Gerry On The Mersey
The Merseyside Movie
By Bill Harry
Allan Schroeder was a member of the Black Knights, who appeared in the contest at the Locarno near the end of the film.
He says, "My recollections of the film were that it was very rushed. It all began when our manager Norman Hurst knocked on our front door on the Wirral and told me to jump in the van with just my snare drum and sticks. I worked in the building trade at the time and had just arrived home from work.
"He took us to the Adelphi Hotel and as I walked in I saw who I thought was a young lad playing the piano in the foyer. It turned out to be Gerry who was now very big in the business. He asked how Cliff Roberts was. He knew Cliff from the earlier days when we were Cliff Roberts & the Rockers playing at the Cavern and other venues.
"Apparently they were looking for a wild band who would contrast with the Pacemakers as one of the bands to compete in the talent competition at the Locarno.
"We auditioned acoustically. I just used my sticks and snare drum. We were a long-haired mod type of band, not unlike the Kinks.
"We were filmed in the Locarno over three days and a night. I think we were paid £30 a day and had to be on set at about 7.30am, which was hard when you're in a band. Gerry was there spot on every morning.
"When we did our spot the director, Jeremy Summers, asked for me, the drummer, to be moved to the front of the band. I was a good-looking lad then, but a bit on the shy side. I was terrified, which will be obvious if you watch the film. We should have adopted this set in Hamburg, not right in front, but just a bit back from Bill and Kenny. We do it now with the new band and we are so solid.
"The sound track wasn't satisfactory at the Locarno, so we and the other bands were taken down to Abbey Road in a coach to re-record the tracks while watching the film clips on a screen.
"We later went down to Abbey Road to record with George Martin and again to sign with music publisher Dick James. When we went to the 2 I's coffee bar in Soho we were chased by some guy with a knife and got our first parking ticket - we had never seen double yellow lines before!"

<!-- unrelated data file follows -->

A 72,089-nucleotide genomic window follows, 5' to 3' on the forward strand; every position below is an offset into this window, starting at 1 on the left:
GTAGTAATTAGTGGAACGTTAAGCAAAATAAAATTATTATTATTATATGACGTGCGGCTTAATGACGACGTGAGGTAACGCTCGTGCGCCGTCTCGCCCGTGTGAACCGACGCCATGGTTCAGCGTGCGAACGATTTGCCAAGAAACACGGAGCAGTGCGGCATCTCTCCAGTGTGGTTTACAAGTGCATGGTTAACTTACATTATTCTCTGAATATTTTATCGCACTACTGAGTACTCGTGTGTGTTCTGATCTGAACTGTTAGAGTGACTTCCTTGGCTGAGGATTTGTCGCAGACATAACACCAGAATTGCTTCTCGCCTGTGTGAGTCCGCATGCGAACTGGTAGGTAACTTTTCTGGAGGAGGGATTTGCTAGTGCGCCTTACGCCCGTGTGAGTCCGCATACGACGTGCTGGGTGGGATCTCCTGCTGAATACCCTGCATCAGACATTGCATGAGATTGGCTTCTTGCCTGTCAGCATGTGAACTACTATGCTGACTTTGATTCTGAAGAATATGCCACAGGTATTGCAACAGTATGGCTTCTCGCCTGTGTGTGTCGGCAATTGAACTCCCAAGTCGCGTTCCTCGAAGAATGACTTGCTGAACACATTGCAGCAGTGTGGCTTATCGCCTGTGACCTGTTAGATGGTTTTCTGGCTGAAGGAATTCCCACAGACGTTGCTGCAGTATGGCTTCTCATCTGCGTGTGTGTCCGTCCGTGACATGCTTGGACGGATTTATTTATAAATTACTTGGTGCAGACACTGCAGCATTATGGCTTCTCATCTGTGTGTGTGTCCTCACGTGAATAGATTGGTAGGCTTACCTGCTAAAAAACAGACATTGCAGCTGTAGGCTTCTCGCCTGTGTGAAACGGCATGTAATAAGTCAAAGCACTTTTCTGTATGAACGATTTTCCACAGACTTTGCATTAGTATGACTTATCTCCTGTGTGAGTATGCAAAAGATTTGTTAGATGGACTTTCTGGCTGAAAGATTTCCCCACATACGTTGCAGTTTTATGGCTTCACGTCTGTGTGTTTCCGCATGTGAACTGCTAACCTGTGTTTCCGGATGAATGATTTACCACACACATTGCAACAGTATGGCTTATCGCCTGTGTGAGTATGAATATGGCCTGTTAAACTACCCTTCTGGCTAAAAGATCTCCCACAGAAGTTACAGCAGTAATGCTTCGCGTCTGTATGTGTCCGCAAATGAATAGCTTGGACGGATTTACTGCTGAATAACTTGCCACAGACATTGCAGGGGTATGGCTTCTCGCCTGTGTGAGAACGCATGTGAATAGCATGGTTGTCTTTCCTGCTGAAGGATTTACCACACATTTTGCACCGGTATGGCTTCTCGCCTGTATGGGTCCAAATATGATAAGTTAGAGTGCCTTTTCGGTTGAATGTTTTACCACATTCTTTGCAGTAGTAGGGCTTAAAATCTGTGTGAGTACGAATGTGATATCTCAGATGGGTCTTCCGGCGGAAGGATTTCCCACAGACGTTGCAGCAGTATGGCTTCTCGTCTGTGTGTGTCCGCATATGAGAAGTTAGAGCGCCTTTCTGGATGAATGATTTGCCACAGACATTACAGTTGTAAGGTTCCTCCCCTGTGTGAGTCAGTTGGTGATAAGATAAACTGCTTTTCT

United Artists released the film in Britain in January 1965 as part of a double bill with 'For Those Who Think Young.'
At the same time, Columbia issued a 12-track soundtrack album, which featured nine original numbers penned by Gerry Marsden, an instrumental 'The Liverpool Scene' by the George Martin Orchestra and songs from the Fourmost and Cilla Black.
One woman, interviewed in the newspaper Mersey Beat following her visit to see the film at a local cinema commented, "It's just like a look into hell."
Gerry answered, "I hope to do a horror film and she can play a witch!"
Editor's Note: Unlike 'A Hard Day's Night', 'Ferry Cross The Mersey' was one long
cliché. The story of a group simply playing a host of numbers and then winning a talent contest was a hackneyed plot used in several British and American 'B' movie musicals. With a decent plot, the film could have been an excellent vehicle to establish Gerry & the Pacemakers around the world and might have led to other film ventures for him.
For some reason the film has never been shown on television and is unavailable on video or DVD. Despite the paucity of the plot, Gerry's personality, the songs and the Liverpool settings ultimately rescue it, and it's a pity that Apple have not allowed the movie to be seen since its original release in the mid-1960s.
I attended the reception for the film at the Gaumont cinema in Liverpool, at which Gerry and his father were present.